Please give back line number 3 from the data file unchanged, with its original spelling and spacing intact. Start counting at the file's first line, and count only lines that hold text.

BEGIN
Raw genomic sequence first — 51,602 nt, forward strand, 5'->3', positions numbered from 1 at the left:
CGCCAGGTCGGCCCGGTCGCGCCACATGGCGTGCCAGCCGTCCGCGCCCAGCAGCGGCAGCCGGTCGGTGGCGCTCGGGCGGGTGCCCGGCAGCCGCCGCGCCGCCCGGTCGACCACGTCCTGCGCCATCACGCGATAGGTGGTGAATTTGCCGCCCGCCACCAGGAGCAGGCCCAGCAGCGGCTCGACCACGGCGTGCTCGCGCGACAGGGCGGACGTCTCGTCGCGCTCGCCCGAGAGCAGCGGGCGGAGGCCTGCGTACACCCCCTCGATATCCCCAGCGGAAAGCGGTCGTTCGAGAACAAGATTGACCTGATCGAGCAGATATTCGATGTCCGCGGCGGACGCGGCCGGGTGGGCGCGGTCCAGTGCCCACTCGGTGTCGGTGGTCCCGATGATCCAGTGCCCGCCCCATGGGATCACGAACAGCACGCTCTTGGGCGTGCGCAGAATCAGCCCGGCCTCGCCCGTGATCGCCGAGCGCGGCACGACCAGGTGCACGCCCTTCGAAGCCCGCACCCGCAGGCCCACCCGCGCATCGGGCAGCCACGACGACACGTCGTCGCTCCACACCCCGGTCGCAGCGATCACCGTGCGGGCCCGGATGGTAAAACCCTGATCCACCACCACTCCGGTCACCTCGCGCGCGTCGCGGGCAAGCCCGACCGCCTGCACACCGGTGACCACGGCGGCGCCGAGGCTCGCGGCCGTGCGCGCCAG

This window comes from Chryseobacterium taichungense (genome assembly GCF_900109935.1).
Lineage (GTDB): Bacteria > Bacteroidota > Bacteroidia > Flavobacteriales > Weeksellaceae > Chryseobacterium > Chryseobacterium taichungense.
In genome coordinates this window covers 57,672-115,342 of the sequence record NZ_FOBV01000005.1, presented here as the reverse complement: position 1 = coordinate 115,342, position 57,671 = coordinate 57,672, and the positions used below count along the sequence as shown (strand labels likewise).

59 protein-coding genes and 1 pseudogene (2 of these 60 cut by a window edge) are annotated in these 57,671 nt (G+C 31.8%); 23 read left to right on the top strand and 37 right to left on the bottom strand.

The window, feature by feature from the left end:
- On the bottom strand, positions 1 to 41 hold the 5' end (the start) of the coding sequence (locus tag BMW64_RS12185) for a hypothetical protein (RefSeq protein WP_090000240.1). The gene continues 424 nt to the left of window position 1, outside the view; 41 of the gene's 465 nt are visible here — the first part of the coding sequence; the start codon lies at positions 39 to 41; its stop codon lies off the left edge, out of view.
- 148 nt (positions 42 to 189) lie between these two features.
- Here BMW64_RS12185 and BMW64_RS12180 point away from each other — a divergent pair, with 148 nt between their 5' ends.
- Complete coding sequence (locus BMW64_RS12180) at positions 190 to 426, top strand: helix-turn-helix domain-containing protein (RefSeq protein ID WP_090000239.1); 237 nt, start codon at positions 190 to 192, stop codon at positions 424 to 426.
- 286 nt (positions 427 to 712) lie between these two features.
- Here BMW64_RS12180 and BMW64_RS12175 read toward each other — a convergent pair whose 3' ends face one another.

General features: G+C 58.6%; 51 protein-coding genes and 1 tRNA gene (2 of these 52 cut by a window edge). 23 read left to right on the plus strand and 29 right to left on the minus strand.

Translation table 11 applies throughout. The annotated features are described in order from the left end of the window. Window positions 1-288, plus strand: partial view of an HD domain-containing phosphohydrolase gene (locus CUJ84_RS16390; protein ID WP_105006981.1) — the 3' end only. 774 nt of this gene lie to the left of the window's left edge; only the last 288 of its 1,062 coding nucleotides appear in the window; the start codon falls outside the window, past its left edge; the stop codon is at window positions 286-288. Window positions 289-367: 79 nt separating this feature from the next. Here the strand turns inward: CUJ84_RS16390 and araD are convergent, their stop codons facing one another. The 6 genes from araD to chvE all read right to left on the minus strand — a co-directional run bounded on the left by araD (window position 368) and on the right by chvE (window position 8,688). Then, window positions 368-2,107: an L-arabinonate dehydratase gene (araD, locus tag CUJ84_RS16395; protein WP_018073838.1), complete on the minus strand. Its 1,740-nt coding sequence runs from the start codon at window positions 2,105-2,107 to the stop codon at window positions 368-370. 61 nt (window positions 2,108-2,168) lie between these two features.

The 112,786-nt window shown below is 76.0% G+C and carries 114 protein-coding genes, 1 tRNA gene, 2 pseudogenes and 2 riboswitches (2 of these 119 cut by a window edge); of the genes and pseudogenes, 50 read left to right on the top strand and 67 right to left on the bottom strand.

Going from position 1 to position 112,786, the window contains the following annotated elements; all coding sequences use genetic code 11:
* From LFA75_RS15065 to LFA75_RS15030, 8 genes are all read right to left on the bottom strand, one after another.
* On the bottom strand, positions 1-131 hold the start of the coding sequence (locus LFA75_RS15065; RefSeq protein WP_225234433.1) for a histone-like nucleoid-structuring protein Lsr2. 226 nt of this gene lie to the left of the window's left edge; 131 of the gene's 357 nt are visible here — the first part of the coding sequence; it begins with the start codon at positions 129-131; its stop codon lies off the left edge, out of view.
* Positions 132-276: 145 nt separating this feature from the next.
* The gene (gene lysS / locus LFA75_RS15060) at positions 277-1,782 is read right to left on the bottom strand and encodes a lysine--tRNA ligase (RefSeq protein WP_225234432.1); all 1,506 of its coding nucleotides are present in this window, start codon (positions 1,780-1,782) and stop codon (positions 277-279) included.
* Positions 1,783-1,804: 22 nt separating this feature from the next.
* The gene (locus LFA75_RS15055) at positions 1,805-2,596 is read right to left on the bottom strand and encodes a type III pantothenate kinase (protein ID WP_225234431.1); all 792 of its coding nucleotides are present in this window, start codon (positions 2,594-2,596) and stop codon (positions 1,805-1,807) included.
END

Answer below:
This window comes from Chryseobacterium taichungense (genome assembly GCF_900109935.1).